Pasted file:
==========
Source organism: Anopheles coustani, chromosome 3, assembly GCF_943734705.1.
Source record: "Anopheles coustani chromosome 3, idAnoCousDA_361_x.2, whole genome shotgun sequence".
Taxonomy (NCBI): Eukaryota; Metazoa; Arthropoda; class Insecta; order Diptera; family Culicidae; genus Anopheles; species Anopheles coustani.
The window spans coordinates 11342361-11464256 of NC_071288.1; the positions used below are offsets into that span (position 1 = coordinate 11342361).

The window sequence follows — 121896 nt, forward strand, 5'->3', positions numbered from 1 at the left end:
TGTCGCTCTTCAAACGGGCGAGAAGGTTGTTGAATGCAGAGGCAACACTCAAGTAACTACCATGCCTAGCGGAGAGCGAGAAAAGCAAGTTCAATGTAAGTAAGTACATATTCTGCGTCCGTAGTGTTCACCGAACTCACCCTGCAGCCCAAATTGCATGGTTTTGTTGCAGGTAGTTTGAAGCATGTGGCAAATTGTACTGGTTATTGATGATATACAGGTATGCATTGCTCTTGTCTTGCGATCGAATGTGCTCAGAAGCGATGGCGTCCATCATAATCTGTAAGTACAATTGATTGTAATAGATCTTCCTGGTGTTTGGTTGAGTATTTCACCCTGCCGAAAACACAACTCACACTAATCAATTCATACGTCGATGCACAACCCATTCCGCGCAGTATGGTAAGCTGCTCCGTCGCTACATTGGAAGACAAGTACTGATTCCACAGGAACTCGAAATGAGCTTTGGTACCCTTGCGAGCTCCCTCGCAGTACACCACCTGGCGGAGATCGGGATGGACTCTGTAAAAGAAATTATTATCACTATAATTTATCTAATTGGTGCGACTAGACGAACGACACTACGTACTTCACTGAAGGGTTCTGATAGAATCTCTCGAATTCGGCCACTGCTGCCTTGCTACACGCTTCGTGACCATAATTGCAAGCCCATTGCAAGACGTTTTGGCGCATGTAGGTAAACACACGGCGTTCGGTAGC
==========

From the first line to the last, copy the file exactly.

Source organism: Anopheles coustani, chromosome 3, assembly GCF_943734705.1.
Source record: "Anopheles coustani chromosome 3, idAnoCousDA_361_x.2, whole genome shotgun sequence".
Taxonomy (NCBI): Eukaryota; Metazoa; Arthropoda; class Insecta; order Diptera; family Culicidae; genus Anopheles; species Anopheles coustani.
The window spans coordinates 11342361-11464256 of NC_071288.1; the positions used below are offsets into that span (position 1 = coordinate 11342361).

The window sequence follows — 121896 nt, forward strand, 5'->3', positions numbered from 1 at the left end:
TGTCGCTCTTCAAACGGGCGAGAAGGTTGTTGAATGCAGAGGCAACACTCAAGTAACTACCATGCCTAGCGGAGAGCGAGAAAAGCAAGTTCAATGTAAGTAAGTACATATTCTGCGTCCGTAGTGTTCACCGAACTCACCCTGCAGCCCAAATTGCATGGTTTTGTTGCAGGTAGTTTGAAGCATGTGGCAAATTGTACTGGTTATTGATGATATACAGGTATGCATTGCTCTTGTCTTGCGATCGAATGTGCTCAGAAGCGATGGCGTCCATCATAATCTGTAAGTACAATTGATTGTAATAGATCTTCCTGGTGTTTGGTTGAGTATTTCACCCTGCCGAAAACACAACTCACACTAATCAATTCATACGTCGATGCACAACCCATTCCGCGCAGTATGGTAAGCTGCTCCGTCGCTACATTGGAAGACAAGTACTGATTCCACAGGAACTCGAAATGAGCTTTGGTACCCTTGCGAGCTCCCTCGCAGTACACCACCTGGCGGAGATCGGGATGGACTCTGTAAAAGAAATTATTATCACTATAATTTATCTAATTGGTGCGACTAGACGAACGACACTACGTACTTCACTGAAGGGTTCTGATAGAATCTCTCGAATTCGGCCACTGCTGCCTTGCTACACGCTTCGTGACCATAATTGCAAGCCCATTGCAAGACGTTTTGGCGCATGTAGGTAAACACACGGCGTTCGGTAGC